Answering a reader’s question, psychologist Alexander Tkachenko talks about identifying pride at its roots.
I would view the development of pride as a path of throwing down authority. Instead of learning something useful from others, a person who follows that path looks for reasons to devalue them in his own eyes. And suddenly it turns out that it doesn’t take much effort to find plenty of weaknesses in our neighbour. It’s only natural, because all mortals have them.
Pride begins with an unhealthy desire to compare to others and to elevate oneself in that comparison. Such self-exaltation always entails distancing or even separation from others, because it is impossible to consider yourself more beautiful, clever, successful or more talented than others while at the same time remaining on a par with them. If we see that our self-esteem consistently separates us from one person after another, to the point of making us disconnected from the entire team, then it’s time to question its adequacy.
Pride is always opposed to humility, and it seems to me that one of the possible meanings of humility is reconciliation. Humility helps us reconcile and reunite with the people, that, because of our pride, we move away from. It brings us together, ultimately making us closer to God.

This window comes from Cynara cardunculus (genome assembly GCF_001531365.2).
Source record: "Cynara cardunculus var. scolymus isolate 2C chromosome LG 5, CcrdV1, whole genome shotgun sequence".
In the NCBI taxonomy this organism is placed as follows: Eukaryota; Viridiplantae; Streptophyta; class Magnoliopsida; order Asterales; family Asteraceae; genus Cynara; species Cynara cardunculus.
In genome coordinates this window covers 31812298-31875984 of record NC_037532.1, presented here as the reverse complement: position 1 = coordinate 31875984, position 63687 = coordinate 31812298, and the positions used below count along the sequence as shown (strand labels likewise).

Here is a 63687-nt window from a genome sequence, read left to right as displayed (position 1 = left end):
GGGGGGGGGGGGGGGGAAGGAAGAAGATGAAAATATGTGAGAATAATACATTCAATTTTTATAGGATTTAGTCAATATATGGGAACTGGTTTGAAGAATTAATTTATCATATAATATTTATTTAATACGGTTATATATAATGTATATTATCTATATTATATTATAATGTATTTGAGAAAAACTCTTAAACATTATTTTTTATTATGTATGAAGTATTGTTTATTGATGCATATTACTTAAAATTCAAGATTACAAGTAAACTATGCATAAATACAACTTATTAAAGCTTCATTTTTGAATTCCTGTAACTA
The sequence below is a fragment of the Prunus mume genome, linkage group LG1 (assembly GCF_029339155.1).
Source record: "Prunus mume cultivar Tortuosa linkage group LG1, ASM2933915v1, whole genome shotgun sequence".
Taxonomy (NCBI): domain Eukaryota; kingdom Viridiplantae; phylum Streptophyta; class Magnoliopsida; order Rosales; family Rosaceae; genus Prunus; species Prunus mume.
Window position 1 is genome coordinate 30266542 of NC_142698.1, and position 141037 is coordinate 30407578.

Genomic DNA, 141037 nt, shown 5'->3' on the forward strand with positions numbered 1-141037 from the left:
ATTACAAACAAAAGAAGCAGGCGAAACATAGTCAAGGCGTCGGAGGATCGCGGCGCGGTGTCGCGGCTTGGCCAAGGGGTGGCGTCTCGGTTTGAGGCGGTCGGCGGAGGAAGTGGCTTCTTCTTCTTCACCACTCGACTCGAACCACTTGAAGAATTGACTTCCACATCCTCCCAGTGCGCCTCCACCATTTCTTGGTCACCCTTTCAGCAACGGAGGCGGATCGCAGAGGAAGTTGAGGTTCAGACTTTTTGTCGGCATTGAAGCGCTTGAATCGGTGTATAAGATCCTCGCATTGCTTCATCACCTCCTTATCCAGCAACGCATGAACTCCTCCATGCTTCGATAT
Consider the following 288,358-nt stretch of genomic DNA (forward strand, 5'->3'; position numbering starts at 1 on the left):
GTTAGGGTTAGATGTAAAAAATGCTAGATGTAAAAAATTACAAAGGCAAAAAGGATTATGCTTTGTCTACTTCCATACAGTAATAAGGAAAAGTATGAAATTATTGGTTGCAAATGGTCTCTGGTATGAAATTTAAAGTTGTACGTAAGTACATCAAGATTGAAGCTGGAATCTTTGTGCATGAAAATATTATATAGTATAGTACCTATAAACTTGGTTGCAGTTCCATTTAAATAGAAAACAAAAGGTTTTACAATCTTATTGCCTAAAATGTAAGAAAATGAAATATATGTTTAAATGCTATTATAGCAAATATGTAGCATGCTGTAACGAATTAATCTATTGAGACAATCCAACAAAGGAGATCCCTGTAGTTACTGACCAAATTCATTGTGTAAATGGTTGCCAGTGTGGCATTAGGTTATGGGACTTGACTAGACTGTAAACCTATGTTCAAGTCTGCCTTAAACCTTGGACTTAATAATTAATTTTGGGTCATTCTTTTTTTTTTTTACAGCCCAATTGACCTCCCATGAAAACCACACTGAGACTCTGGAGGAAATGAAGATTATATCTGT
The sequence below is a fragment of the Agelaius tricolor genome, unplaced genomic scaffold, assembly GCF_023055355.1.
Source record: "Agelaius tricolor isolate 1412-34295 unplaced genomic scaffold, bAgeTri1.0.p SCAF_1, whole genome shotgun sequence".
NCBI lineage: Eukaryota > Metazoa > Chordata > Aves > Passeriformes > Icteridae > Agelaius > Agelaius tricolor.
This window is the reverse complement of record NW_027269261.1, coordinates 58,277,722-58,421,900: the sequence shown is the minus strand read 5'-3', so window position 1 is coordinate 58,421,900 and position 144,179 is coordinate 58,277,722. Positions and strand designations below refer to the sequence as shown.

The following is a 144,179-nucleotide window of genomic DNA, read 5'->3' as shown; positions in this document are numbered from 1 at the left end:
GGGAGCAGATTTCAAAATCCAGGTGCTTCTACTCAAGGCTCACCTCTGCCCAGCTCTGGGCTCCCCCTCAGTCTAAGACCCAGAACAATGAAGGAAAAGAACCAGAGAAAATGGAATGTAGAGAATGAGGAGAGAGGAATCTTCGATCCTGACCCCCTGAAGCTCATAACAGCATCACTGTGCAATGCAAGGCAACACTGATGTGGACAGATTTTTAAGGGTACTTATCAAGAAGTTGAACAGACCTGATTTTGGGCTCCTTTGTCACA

Abba Dorotheus of Gaza gives a very accurate description of pride’s beginnings in his Teachings. “Truly, my brethren, I know one person who once came to this miserable state. At first, he disparaged everyone who said anything to him, and objected, “What kind of authority is such and such? There is no one worthy except Zosima and his like. «Then he began to condemn these just as well and say, “There is no one worthy but Macarius.” A little later, he began to speak differently, “Who is Macarius? There is no one worthy except Basil and Gregory.” But soon he began to condemn those also, saying, “What is Basil? Who is Gregory? There is no one worthy but Peter and Paul.” I told him, “Truly, brother, you will soon begin to humiliate them also.” And believe me, after a while he began to say, “Who is Peter? What is Paul? Nobody means anything except the Holy Trinity. “Finally, he became proud against God Himself and thus lost his mind.”
Oddly enough, ostentatious and exaggerated self-belittling can also be a manifestation of pride, separating us from people and from God. That does not relate to situations when a person evaluates himself sensibly, admits his imperfection and acknowledges the need to work on himself. But there are cases when a person simply keeps repeating “I am the worst of all”, as if testifying to his correct spiritual mood by emphasizing his “worthlessness”. That kind of “worst of all” also presumes separation from people and from God, Who expects a person to combat his sins with His help rather than give up joy and hope because of them.
Translated by The Catalogue of Good Deeds